The visuals are sumptuous. Dipped in detail, colour and imagination. Game developers Level 5 have risen to the challenge of creating a game world that fits so seamlessly with the artstyle of Studio Ghibli. The detail of...well everything, is stunning. Just take look at the screenshots.

The colour palette sings out, from the seasonal landscapes of the world map, to the red and blue of hero Oliver's cape and jerkin to the splashes of orange, blue and green of an early spell effect. Animation throughout is top notch (i love the way Oliver carefully navigates a stairway), and the creature design is humorous, sometimes freaky and always beguiling; stirring feelings deep in my soul of a hunter / gatherer need to *ahem* collect 'em all.

The attention to detail, craftmanship and quality are obvious from the moment you first enter the game and presented with the hero's hometown; 1950's middle America seen through a dream like lens, to the town of Ding Dong Dell, a place so well realised of a Studio Ghibli vision i half expected to bump into Haru and Muta as i stepped through a fish themed archway.


The soundtrack is composed by Joe Hisaishi. If you don't know what that means with regard to quality, and i don't want to be a bossy boots here, but go to YouTube and check out 'Ni No Kuni OST - To The Decisive Battle' for an indication of the games soundtrack. When it comes to beautiful compositions and stirring accompaniment Joe Hisaishi really is a safe pair of hands. Out in the field or in a dungeon Joe Hisaishi's music is a welcome, foot tapping, memorable companion.

Voice work ranges from mediocre to very good. I was a little disappointed with a few of the main cast, they are not bad just somewhat flat, but there is not a truly awful voice artist that has you clawing for the mute button. If you are familiar with the NDS Professor Layton series or Inazuma Eleven then you will certainly recognise a handful of voice artists that Level 5 seem to fall back on. There is an option for the Japanese audio for those that prefer.


A sore point for some JRPG's. Well Ni No Kuni has a good one and more importantly a well paced and cohesive one that doesn't take tens of hours of gameplay to get to the telling of. The protagonist has a clear goal from the off, (he is going to save the world and rescue his mom), there are early mysteries that raise their head, (a cryptic, apologetic ghost girl) and what is something of a very pleasant surprise in a modern jrpg - a clear villain of the piece who returns onscreen regularly along with her cohorts.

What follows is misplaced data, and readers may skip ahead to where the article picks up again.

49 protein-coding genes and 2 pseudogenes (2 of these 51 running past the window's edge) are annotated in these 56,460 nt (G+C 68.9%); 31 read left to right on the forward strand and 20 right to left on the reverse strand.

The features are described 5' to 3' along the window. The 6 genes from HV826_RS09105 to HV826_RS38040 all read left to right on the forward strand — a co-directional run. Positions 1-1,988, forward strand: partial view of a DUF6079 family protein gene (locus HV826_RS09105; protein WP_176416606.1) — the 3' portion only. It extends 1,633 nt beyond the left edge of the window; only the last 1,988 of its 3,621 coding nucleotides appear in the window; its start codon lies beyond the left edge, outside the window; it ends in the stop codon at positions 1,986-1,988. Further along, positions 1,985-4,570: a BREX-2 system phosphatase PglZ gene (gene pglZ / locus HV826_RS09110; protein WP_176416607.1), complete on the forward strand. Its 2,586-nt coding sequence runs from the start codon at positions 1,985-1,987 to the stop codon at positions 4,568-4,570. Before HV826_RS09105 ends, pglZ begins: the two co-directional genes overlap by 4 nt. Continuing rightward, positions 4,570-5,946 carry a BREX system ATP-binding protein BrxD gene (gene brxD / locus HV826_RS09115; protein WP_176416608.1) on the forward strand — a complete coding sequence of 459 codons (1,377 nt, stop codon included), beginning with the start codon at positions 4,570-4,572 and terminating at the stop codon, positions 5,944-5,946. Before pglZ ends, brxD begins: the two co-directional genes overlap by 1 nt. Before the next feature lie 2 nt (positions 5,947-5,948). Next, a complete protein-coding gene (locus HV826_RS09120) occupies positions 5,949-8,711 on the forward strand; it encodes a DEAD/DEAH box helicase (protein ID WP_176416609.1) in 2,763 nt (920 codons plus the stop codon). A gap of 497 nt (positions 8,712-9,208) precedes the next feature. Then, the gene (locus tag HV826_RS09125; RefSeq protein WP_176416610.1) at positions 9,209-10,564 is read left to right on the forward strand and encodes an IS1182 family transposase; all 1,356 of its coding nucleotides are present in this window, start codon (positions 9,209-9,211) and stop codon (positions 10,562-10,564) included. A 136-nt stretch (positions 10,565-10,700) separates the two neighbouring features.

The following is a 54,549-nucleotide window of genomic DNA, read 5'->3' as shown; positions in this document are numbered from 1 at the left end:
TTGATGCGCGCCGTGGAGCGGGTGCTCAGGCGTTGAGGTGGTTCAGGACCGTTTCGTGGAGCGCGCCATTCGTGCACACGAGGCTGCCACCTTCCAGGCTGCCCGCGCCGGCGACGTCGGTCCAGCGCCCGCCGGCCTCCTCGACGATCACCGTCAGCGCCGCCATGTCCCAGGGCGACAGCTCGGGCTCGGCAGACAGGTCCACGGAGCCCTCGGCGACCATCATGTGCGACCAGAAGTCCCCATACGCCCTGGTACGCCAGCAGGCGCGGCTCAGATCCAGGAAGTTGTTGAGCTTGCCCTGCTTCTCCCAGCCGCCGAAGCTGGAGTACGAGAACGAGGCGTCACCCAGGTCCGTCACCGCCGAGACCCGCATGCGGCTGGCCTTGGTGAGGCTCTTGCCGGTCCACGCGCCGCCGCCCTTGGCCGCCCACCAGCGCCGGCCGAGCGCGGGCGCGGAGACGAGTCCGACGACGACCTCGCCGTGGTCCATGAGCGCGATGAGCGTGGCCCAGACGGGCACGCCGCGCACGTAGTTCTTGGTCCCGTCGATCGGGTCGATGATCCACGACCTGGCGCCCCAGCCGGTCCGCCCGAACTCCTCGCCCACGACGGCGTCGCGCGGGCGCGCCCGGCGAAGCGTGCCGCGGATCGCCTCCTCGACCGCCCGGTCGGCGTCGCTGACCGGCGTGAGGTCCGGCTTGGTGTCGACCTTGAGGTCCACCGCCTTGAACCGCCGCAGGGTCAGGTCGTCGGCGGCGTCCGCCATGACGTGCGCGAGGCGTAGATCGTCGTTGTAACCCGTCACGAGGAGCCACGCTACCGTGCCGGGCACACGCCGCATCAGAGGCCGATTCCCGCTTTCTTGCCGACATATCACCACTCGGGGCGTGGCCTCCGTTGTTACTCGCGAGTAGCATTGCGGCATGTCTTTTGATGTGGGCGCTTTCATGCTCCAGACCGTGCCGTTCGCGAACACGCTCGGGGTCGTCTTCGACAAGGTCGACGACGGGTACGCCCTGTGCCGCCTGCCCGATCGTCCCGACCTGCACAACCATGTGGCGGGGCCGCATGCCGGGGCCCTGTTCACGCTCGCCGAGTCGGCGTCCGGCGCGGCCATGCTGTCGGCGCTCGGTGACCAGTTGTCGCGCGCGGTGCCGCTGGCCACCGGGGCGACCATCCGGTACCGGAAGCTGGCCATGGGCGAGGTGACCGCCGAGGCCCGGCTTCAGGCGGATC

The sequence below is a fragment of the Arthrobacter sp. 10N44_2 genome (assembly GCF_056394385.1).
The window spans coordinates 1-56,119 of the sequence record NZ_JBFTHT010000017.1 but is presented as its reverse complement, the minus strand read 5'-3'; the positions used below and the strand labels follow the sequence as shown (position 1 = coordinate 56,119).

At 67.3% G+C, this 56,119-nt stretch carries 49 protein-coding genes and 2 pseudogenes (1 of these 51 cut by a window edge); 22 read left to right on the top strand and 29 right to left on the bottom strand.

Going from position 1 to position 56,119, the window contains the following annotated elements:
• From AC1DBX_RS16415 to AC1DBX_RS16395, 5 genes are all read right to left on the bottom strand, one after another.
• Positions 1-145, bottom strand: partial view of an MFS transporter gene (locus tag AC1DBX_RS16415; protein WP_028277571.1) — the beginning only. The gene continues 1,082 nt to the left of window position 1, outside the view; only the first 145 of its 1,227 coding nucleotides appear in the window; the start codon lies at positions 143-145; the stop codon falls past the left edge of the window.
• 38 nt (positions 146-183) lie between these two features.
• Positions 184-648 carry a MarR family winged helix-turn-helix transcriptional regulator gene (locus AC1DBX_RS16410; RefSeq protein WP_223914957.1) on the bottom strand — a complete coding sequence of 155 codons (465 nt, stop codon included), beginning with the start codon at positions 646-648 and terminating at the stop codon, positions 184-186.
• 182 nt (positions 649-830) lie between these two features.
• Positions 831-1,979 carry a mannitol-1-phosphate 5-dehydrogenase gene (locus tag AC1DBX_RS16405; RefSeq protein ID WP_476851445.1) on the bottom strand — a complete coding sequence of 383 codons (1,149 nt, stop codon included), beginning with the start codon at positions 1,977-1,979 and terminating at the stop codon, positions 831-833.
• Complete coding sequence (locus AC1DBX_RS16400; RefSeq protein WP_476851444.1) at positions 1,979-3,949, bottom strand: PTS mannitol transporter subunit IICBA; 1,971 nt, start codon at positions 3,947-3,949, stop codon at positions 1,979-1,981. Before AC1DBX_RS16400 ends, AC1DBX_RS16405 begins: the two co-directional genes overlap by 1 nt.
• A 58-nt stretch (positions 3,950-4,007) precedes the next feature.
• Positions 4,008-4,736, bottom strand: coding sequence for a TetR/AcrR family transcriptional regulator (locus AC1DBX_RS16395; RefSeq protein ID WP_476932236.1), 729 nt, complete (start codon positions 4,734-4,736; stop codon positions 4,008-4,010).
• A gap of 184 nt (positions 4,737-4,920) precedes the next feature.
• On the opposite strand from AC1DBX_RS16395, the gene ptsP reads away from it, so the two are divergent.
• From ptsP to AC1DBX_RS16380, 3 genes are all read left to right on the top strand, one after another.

There is a sweetness running throughout the game that involves travel between worlds and fixing the broken-hearted, but it is not ladled on treacle thick or as stomach churning as listening to the helium pitched babbling of Lymle (Star Ocean) with a side order of Vanille (FF13). 'Kay?? Oliver, whilst a pale shade of other Studio Ghibli heroes does as the game progresses display the steadfastness, honesty and courage so often displayed in their films and his fairy pal Drippy is down to earth, gruff, kind, impatient and wonderfully comic at times. (One serious cutscene between a father and daughter has Drippy, in the background, taking the opportunity to try on the girls dainty bonnet.)


Any jrpg worth its salt has many moving, sometimes bafflingly obtuse, working parts that come together to form a whole. Ni No Kuni provides layer upon layer of classic jrpg mechanics, with clear explanations of all the whirring cogs.

There is a world map to explore dotted with towns and dungeons in which to quest, grind and loot. A library of spells to build that is used to aid the locals, solve very mild puzzles, unlock scattered treasure chests or drop a fireball on a monsters head.

Combat starts simple enough, Oliver and his first familiar, a warrior type, form a tag team. Further into the game another two familiars can be added to his battle roster. Movement is in real time which means some attacks can be avoided by the more nimble paced familiars and gameplay pauses when you switch out combatants and locks you into an animation when an action is chosen, which can be cancelled at any time if a change of plan is required. A successful attack is based on a unit's stats not your trigger finger. Spells, special moves and even using consumables have a cool down period attached, with the familiars themselves drained of stamina the longer they fight. Counterattacks, interupts, elemental weakness and strength, limited but customisable familiar special attacks all come into play.